The court is required to view the evidence in the light most favorable to the nonmoving party. See Adickes v. S.H. Kress & Co., 398 U.S. 144, 157, 90 S.Ct. 1598, 26 L.Ed.2d 142 (1970). Nevertheless, the non-moving party cannot rest "merely on allegations or denials" but must instead "set out specific facts showing a genuine issue for trial." Fed. R.Civ.P. 56(e); see also Nat'l Westminster Bank USA v. Ross, 676 F.Supp. 48, 51 (S.D.N.Y.1987) ("Speculation, conclusory allegations, and mere denials are not enough to raise genuine issues of fact."). No genuine issue exists "unless there is sufficient evidence favoring the nonmoving party for a jury to return a verdict for that party. If the evidence is merely colorable, or is not significantly probative, summary judgment may be granted." Anderson, 477 U.S. at 249-50, 106 S.Ct. 2505 (internal citations omitted). With these principles in mind, the Court now turns, to the merits of BWIA's arguments for dismissal.

The Montreal Convention "entered into force in the United States on November 4, 2003, updating and replacing the uniform system of liability for international air carriers previously established by the Warsaw Convention." In re Nigeria Charter Flights Contract Litig., 520 F.Supp.2d 447, 452 (E.D.N.Y.2007) (citing Ehrlich v. Am. Airlines Inc., 360 F.3d 366, 371 n. 4 (2d Cir.2004)).1 As a treaty of the United States, the Convention is considered federal law for subject matter jurisdiction purposes and is the supreme law of the land. See Commercial Union Ins. Co. v. Alitalia Airlines, S.p.A., 347 F.3d 448, 456-57 (2d Cir.2003). By its own terms, the treaty, where applicable, preempts the remedies of a signatory's domestic law, whether or not the application of the Convention will result in recovery in a particular case. See El Al Israel Airlines, Ltd. v. Tsui Yuan Tseng, 525 U.S. 155, 161, 119 S.Ct. 662, 142 L.Ed.2d 576 (1999) ("We ... hold that recovery for a personal injury suffered `on board [an] aircraft or in the course of any of the operations of embarking or disembarking,' ... if not allowed under the convention, is not available at all.... Recourse to local law, we are persuaded, would undermine the uniform regulation of international air carrier liability that the Warsaw Convention was designed to foster."); Alitalia, 347 F.3d at 457; In re Nigeria Charter Flights Contract Litig., 520 F.Supp.2d at 453 ("[T]he Montreal Convention preempts state law claims falling within its scope."). Liability for both personal injury and damage to goods during international flight is covered by its provisions. See Montreal Convention, Art. 1, 17; Alitalia, 347 F.3d at 456. Both parties correctly concede that plaintiff's itinerary met the definition set out in Article 1(2)-(3) for "international carriage" and that the Convention controls.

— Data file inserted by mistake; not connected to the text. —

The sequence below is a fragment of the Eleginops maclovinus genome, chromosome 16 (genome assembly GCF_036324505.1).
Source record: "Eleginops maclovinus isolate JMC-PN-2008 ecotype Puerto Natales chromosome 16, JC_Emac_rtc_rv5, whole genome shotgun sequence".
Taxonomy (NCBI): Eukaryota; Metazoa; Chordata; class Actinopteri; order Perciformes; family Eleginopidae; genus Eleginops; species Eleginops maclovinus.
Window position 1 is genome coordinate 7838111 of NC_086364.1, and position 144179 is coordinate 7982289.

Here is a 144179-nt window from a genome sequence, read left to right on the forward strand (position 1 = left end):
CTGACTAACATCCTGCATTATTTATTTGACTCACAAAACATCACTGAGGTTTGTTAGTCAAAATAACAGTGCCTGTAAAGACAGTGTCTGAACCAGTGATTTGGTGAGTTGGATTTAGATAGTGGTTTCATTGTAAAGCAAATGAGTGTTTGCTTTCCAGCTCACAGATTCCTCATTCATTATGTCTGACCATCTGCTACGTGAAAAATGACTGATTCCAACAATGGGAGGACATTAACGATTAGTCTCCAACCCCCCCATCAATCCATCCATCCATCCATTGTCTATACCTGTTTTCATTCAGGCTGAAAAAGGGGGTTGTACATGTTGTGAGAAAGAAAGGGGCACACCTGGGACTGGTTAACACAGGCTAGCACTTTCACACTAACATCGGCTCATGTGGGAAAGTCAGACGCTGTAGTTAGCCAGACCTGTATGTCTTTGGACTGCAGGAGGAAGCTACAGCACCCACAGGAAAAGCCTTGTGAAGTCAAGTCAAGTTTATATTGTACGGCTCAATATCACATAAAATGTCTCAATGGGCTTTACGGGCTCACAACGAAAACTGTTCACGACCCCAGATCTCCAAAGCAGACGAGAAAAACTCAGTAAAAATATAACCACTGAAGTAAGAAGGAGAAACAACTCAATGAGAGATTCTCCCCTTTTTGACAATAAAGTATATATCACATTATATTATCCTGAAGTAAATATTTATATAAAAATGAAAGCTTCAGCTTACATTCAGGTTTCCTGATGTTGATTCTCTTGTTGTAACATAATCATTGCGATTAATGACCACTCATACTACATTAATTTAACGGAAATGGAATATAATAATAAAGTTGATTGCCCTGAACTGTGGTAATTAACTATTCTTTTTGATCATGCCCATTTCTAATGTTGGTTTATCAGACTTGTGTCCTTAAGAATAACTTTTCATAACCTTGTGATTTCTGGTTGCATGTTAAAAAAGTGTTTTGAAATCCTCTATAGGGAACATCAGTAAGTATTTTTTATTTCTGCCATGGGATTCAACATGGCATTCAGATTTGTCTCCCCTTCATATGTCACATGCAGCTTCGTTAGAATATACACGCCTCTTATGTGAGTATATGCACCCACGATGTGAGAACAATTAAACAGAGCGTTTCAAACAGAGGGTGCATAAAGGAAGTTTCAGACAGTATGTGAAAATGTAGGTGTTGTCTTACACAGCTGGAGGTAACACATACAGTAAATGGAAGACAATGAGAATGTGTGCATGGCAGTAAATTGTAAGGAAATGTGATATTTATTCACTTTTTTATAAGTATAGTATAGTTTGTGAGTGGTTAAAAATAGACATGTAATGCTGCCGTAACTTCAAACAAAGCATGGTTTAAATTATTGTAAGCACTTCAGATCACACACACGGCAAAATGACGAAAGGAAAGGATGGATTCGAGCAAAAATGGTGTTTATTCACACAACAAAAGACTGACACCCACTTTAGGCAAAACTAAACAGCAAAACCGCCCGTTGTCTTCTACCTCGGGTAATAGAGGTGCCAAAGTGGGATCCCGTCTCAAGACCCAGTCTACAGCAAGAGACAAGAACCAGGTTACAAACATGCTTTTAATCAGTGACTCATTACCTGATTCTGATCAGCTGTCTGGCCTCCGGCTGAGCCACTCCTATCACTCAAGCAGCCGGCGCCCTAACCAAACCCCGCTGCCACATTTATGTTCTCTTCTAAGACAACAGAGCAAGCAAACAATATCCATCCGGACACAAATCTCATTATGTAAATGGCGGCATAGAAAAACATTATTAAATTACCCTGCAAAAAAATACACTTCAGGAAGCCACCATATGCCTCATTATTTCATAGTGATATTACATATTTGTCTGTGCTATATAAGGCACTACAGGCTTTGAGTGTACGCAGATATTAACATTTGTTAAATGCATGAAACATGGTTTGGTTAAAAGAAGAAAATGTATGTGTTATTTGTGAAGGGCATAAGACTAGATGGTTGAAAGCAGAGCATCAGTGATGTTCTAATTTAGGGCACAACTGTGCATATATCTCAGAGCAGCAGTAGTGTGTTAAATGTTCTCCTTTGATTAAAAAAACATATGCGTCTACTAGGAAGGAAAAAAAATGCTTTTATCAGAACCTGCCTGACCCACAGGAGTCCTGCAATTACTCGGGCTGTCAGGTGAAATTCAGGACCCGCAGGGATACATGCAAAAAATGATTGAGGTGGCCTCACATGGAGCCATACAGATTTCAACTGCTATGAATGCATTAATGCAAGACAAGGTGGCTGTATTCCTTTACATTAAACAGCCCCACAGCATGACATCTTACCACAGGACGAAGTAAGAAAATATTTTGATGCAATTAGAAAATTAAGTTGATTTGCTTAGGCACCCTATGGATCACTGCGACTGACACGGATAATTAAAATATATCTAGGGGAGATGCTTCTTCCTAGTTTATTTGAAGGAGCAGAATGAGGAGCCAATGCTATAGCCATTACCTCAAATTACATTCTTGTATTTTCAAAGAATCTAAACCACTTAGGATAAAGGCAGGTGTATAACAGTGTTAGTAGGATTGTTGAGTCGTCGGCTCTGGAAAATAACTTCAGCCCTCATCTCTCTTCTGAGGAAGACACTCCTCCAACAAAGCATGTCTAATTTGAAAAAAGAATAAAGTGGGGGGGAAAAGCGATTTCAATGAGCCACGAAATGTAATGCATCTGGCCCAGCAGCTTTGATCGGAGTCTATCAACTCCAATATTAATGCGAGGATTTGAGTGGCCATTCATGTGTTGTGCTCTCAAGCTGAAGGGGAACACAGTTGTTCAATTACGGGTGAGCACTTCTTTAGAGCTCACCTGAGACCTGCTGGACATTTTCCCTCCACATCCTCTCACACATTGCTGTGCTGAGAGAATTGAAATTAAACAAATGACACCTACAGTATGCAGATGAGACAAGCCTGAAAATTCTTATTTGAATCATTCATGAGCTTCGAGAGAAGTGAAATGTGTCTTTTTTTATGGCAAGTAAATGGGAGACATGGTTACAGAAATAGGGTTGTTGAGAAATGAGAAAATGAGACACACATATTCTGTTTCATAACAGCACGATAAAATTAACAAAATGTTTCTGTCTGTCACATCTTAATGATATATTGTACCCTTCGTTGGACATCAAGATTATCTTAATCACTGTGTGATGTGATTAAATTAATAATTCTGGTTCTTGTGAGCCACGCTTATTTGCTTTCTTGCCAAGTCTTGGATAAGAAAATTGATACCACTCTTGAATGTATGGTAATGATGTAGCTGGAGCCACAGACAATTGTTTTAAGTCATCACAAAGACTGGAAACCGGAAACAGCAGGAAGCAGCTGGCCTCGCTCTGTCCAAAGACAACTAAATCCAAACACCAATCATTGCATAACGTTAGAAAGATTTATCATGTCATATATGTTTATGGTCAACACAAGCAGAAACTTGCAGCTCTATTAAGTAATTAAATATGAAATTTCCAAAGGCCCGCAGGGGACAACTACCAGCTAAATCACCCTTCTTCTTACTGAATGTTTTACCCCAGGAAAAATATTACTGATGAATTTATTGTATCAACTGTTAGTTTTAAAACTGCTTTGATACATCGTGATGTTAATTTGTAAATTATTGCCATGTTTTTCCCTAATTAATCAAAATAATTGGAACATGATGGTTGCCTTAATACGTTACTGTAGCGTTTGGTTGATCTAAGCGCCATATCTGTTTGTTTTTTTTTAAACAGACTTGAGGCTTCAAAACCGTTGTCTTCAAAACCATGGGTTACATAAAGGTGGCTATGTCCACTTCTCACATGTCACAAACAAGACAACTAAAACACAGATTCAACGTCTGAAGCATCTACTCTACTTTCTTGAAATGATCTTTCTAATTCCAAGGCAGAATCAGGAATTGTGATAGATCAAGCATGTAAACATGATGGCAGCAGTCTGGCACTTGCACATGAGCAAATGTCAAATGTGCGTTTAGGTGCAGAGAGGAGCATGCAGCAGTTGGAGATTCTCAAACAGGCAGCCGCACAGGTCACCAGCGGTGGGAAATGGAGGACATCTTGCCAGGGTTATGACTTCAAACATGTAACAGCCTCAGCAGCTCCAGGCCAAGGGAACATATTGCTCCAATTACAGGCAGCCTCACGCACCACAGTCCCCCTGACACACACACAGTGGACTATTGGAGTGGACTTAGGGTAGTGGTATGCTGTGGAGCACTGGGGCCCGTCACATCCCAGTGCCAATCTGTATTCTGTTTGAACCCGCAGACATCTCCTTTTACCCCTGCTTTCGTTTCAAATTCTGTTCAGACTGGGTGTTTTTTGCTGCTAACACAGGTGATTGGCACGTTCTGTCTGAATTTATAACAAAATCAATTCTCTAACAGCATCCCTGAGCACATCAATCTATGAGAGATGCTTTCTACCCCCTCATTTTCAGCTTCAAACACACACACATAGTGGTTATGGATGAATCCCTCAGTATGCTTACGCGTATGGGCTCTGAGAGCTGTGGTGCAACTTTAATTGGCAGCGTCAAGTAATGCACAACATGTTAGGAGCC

With respect to compensation for personal injuries, the Montreal Convention provides:

The carrier is liable for damage sustained in case of death or bodily injury of a passenger upon condition only that the accident which caused the death or injury took place on board the aircraft or in the course of any of the operations of embarking or disembarking.

Art. 17(1). By its own terms, therefore, Article 17(1) limits liability to the "carrier."

A. Relationship Between the Carriers

Under the Warsaw Convention and the cases interpreting it, "carrier" was construed to mean only the carrier actually conducting the transportation. The case law interpreting the Warsaw Convention established "that only the airline that actually transports the injured passenger can be held liable as `the carrier.'" Pflug v. Egyptair Corp., 961 F.2d 26, 31 (2d Cir. 1992); see also Kapar v. Kuwait Airways Corp., 845 F.2d 1100, 1103 (D.C.Cir.1988); Shirobokova v. CSA Czech Airlines, Inc., 376 F.Supp.2d 439, 442 (S.D.N.Y.2005); Stanford v. Kuwait Airlines Corp., 705 F.Supp. 142, 143 (S.D.N.Y.1989). Accordingly, a plaintiff seeking recovery under the Warsaw Convention could only recover for injuries from the carrier upon whose aircraft the incident occurred, whether on board or during operations related to embarking or disembarking. See Pflug, 961 F.2d at 32; Kapar, 845 F.2d at 1103 (Warsaw Convention delegates "precluded the possibility that the actual carrier for one leg of a scheduled multi-leg trip could be held liable for injuries suffered on another airline during a different leg of the trip."); Shirobokova, 376 F.Supp.2d at 442-43; Stanford, 705 F.Supp. at 143. Moreover, the initial carrier does not become liable for an injury taking place on one of the successive legs of the trip merely by virtue of the fact that the traveler purchased tickets for the entire trip through that initial carrier. See Shirobokova, 376 F.Supp.2d at 442-43 (no liability for Delta, the initial carrier and ticket issuer, where the alleged injury occurred on board successive carrier CSA's flight); Stanford, 705 F.Supp. at 143-44.